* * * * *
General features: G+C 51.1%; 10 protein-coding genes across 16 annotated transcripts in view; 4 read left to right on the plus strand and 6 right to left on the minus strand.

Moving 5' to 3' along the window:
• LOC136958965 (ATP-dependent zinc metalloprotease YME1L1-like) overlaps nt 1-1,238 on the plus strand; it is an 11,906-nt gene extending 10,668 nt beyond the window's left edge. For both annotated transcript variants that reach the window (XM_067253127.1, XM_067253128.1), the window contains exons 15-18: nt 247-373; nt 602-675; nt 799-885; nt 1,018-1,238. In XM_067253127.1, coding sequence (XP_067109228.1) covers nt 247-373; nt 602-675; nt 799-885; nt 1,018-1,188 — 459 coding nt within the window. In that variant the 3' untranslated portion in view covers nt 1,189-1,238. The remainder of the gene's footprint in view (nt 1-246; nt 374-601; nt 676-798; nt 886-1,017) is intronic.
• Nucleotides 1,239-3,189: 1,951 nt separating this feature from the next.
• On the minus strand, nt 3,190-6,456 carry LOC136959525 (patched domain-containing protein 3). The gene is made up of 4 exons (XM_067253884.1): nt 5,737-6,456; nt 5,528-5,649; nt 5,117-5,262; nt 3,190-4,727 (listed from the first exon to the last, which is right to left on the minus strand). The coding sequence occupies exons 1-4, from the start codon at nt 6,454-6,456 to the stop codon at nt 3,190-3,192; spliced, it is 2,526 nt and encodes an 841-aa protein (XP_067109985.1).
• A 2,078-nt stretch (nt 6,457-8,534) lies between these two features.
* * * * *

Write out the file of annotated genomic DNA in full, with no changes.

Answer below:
General features: G+C 51.1%; 10 protein-coding genes across 16 annotated transcripts in view; 4 read left to right on the plus strand and 6 right to left on the minus strand.

Moving 5' to 3' along the window:
• LOC136958965 (ATP-dependent zinc metalloprotease YME1L1-like) overlaps nt 1-1,238 on the plus strand; it is an 11,906-nt gene extending 10,668 nt beyond the window's left edge. For both annotated transcript variants that reach the window (XM_067253127.1, XM_067253128.1), the window contains exons 15-18: nt 247-373; nt 602-675; nt 799-885; nt 1,018-1,238. In XM_067253127.1, coding sequence (XP_067109228.1) covers nt 247-373; nt 602-675; nt 799-885; nt 1,018-1,188 — 459 coding nt within the window. In that variant the 3' untranslated portion in view covers nt 1,189-1,238. The remainder of the gene's footprint in view (nt 1-246; nt 374-601; nt 676-798; nt 886-1,017) is intronic.
• Nucleotides 1,239-3,189: 1,951 nt separating this feature from the next.
• On the minus strand, nt 3,190-6,456 carry LOC136959525 (patched domain-containing protein 3). The gene is made up of 4 exons (XM_067253884.1): nt 5,737-6,456; nt 5,528-5,649; nt 5,117-5,262; nt 3,190-4,727 (listed from the first exon to the last, which is right to left on the minus strand). The coding sequence occupies exons 1-4, from the start codon at nt 6,454-6,456 to the stop codon at nt 3,190-3,192; spliced, it is 2,526 nt and encodes an 841-aa protein (XP_067109985.1).
• A 2,078-nt stretch (nt 6,457-8,534) lies between these two features.